Solved

dns reverse lookup

Posted on 2015-02-05
6
121 Views
Last Modified: 2015-02-16
Can somebody educate me on the dns reverse lookup? What is it and why do we need it? Thank you.
0
Comment
Question by:leblanc
[X]
Welcome to Experts Exchange

Add your voice to the tech community where 5M+ people just like you are talking about what matters.

  • Help others & share knowledge
  • Earn cash & points
  • Learn & ask questions
6 Comments
 
LVL 8

Assisted Solution

by:Leo
Leo earned 100 total points
ID: 40592663
Reverse DNS is IP address to domain name mapping - the opposite of forward (normal) DNS which maps domain names to IP addresses.

Reverse DNS is separate from forward DNS.
Forward DNS for "abc.com" pointing to IP address "1.2.3.4", does not necessarily mean that reverse DNS for IP "1.2.3.4" also points to "abc.com".
This comes from two separate sets of data.

A special PTR-record type is used to store reverse DNS entries. The name of the PTR-record is the IP address with the segments reversed + ".in-addr.arpa".
For example the reverse DNS entry for IP 1.2.3.4 would be stored as a PTR-record for "4.3.2.1.in-addr.arpa".

Reverse DNS is also different from forward DNS in who points the zone (domain name) to your DNS server.
With forward DNS, you point the zone to your DNS server by registering that domain name with a registrar.
With reverse DNS, your Internet connection provider (ISP) must point (or "sub-delegate") the zone ("....in-addr.arpa") to your DNS server.
Without this sub-delegation from your ISP, your reverse zone will not work.

For examples on Reverse DNS, kindly see this link.....

https://www.ntchosting.com/encyclopedia/dns/reverse-dns/#The_Reverse_DNS 

There are tools as well, which can lookup for reverse DNS....

http://www.dnsstuff.com/docs/ptr/

http://mxtoolbox.com/ReverseLookup.aspx
0
 
LVL 26

Accepted Solution

by:
pony10us earned 100 total points
ID: 40592683
Good explanation of what it is but to answer the second part

...and why do we need it

1. If you are looking at the logs for say a firewall it will be in IP's (1.2.3.4) so you want to find out who is trying to access your network you need to convert the IP (1.2.3.4) to a domain (my.domain.com)

2. I have seen where doing an NSLookup on a domain (my.domain.com) will return one IP address (1.2.3.4) but doing an NSLookup on the IP address (1.2.3.4) will return a different domain (notmy.domain.com). This could be due to an alias domain (my.domain.com) pointing to the same IP address (1.2.3.4) as the actual domain (notmy.domain.com)  This is used mostly on internal networks when you replace a device and get a new IP/domain but want to point the old domain to the new address to make it easier than trying to change all the hooks that point to the old domain.  Lazy but still done.  :)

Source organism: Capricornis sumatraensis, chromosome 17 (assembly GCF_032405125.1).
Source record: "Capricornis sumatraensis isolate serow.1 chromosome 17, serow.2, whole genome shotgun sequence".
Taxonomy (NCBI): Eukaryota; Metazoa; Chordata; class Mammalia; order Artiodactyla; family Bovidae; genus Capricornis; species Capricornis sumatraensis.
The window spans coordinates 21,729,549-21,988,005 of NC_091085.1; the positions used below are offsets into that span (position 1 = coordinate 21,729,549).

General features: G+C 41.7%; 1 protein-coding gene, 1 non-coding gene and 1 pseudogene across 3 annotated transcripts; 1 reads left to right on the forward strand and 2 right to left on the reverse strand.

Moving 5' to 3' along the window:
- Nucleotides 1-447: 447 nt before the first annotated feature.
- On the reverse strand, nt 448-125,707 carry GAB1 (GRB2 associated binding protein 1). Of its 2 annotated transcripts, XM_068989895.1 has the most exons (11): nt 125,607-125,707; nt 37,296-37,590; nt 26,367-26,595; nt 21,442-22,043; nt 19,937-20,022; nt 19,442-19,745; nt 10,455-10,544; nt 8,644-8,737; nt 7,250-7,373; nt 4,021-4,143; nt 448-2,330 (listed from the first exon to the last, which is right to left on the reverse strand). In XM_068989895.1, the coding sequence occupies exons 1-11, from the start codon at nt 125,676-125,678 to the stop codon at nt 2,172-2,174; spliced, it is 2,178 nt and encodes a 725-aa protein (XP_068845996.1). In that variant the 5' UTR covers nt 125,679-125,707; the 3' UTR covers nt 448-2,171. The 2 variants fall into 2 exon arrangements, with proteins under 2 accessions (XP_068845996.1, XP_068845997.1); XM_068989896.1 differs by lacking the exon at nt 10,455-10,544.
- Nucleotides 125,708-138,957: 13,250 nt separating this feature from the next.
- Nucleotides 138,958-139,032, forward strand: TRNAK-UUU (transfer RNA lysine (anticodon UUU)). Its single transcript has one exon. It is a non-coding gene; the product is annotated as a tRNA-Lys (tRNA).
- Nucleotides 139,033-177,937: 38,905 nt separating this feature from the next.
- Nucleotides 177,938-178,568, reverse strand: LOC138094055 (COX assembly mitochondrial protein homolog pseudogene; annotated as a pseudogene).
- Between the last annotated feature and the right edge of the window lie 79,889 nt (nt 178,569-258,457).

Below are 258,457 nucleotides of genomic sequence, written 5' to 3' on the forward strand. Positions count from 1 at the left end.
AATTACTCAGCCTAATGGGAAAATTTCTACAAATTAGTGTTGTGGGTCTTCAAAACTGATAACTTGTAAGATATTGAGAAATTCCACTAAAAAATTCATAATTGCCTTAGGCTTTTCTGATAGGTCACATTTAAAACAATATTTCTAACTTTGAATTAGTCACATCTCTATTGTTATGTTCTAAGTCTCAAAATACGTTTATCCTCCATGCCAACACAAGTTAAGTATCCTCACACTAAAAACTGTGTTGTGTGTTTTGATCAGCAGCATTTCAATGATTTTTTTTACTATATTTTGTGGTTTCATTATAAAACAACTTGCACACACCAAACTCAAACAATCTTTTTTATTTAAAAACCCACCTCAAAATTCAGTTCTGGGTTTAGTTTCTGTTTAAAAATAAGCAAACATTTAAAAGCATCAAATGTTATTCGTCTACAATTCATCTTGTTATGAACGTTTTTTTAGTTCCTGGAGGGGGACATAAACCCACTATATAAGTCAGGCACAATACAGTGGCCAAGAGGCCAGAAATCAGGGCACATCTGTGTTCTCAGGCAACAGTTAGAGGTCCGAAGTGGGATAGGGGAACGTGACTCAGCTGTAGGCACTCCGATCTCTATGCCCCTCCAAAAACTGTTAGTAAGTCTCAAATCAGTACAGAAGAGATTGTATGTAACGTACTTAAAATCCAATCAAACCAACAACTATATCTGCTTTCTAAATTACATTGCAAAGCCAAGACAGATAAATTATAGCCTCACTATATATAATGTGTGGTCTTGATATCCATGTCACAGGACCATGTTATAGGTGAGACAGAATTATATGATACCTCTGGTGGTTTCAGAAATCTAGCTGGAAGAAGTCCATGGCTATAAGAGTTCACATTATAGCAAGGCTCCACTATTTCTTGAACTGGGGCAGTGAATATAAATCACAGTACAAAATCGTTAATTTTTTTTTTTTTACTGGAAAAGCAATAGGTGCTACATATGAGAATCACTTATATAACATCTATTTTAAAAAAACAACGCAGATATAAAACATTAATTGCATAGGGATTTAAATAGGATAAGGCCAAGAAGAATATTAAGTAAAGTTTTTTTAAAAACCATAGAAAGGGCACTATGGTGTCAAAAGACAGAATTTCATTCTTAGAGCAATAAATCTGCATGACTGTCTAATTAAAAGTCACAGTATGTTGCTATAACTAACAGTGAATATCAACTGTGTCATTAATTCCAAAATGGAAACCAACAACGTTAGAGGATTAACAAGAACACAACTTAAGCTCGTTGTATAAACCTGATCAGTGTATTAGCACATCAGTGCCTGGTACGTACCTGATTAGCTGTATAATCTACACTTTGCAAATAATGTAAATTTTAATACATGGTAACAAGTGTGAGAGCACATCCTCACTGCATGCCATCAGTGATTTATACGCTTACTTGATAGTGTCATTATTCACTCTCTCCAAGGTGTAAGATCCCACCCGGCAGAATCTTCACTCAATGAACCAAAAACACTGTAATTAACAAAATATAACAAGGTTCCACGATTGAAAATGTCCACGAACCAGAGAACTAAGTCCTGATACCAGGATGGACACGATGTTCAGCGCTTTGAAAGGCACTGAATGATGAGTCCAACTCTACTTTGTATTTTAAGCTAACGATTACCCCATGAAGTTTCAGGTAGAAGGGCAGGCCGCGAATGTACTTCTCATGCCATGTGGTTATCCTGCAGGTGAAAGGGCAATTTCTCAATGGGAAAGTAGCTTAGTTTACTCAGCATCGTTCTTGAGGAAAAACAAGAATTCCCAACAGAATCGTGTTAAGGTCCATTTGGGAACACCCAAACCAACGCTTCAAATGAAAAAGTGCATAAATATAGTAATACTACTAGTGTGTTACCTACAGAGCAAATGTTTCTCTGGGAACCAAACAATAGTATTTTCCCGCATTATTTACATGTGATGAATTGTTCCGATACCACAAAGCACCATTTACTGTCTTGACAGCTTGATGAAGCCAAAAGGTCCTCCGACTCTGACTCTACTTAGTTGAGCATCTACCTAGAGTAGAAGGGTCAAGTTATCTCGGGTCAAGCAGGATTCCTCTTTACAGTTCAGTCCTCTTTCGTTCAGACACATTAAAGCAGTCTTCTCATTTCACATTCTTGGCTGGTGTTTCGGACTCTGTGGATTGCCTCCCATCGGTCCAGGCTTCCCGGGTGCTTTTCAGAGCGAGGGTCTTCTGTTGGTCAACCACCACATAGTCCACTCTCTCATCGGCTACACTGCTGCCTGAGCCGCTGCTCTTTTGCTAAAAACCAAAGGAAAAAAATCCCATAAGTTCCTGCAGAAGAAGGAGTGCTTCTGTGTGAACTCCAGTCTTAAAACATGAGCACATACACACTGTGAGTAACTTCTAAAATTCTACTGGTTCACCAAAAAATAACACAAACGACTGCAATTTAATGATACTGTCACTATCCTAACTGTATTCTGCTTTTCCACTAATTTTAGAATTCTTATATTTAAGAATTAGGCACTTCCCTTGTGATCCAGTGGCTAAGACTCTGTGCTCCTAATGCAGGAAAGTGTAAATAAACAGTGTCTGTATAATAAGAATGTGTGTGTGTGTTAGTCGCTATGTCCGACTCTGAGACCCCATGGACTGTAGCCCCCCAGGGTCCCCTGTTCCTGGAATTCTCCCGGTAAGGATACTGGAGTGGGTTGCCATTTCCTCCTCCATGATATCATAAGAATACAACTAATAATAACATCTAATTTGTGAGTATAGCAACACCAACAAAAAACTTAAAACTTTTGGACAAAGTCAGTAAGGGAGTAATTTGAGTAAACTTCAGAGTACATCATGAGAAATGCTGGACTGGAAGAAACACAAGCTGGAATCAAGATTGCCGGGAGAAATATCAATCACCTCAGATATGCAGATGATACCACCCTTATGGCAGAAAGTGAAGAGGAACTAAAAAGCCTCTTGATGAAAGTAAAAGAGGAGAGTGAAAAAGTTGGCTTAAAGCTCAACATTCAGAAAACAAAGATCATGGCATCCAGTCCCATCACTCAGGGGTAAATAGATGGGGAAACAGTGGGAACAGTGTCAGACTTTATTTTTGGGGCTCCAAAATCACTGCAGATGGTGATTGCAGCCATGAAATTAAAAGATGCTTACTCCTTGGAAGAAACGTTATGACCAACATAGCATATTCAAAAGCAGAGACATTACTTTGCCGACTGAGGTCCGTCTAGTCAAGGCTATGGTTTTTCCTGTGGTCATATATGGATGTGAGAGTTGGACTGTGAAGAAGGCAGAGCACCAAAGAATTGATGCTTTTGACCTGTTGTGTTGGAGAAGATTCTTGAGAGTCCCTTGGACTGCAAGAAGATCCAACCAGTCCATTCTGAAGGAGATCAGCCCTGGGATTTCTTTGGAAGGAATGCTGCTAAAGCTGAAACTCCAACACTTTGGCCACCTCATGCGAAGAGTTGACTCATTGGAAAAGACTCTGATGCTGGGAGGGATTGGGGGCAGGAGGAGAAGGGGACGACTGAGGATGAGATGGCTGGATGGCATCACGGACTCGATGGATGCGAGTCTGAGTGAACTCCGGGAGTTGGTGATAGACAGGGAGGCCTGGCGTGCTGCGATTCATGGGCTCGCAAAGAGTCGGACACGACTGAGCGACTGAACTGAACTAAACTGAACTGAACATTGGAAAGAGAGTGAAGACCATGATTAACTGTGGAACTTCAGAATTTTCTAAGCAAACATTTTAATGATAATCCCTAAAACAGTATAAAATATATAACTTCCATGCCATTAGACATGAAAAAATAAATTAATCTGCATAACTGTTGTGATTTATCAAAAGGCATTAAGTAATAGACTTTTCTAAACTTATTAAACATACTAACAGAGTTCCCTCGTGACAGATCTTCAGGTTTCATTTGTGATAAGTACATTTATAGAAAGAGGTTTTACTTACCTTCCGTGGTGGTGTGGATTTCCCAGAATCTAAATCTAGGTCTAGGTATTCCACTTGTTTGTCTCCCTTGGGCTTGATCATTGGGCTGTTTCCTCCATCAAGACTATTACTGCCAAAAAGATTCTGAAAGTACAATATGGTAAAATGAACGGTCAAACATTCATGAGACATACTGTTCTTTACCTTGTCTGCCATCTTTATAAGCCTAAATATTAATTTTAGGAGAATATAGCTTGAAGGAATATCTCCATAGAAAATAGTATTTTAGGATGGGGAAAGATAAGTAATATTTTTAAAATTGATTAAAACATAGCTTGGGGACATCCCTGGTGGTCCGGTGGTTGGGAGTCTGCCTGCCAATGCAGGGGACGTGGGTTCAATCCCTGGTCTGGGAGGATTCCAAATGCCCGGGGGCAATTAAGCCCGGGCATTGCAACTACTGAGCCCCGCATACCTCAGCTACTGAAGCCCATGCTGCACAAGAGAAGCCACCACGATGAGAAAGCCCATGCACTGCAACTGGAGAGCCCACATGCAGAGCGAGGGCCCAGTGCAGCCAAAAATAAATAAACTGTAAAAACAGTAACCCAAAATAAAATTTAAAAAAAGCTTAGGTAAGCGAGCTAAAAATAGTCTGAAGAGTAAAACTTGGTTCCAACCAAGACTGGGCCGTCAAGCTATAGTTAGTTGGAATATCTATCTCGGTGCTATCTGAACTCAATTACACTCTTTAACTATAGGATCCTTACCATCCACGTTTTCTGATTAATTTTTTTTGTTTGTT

0
 
LVL 40

Assisted Solution

by:footech
footech earned 200 total points
ID: 40592984
In furtherance of "why do we need it".  There are times when it's just nice to have, there are others when it is essential.  Typically for email delivery reverse records become very important.  Having the right relationship between A records, PTR records, and SMTP banners makes it much more likely that email sent from your server will not be blocked or treated as spam.
0
Simple, centralized multimedia control

Watch and learn to see how ATEN provided an easy and effective way for three jointly-owned pubs to control the 60 televisions located across their three venues utilizing the ATEN Control System, Modular Matrix Switch and HDBaseT extenders.

 
LVL 1

Author Comment

by:leblanc
ID: 40593711
Thank you very much for the explanation. Now I have a question. My domain name (or subdomain I should say) is sslvpn.mydomain.com and it is associated to 1.1.2.2. I did a nslookup to 8.8.8.8 on my 1.1.2.2, it gives me a Comcast generic name:

>1.1.2.2
Server: google-public...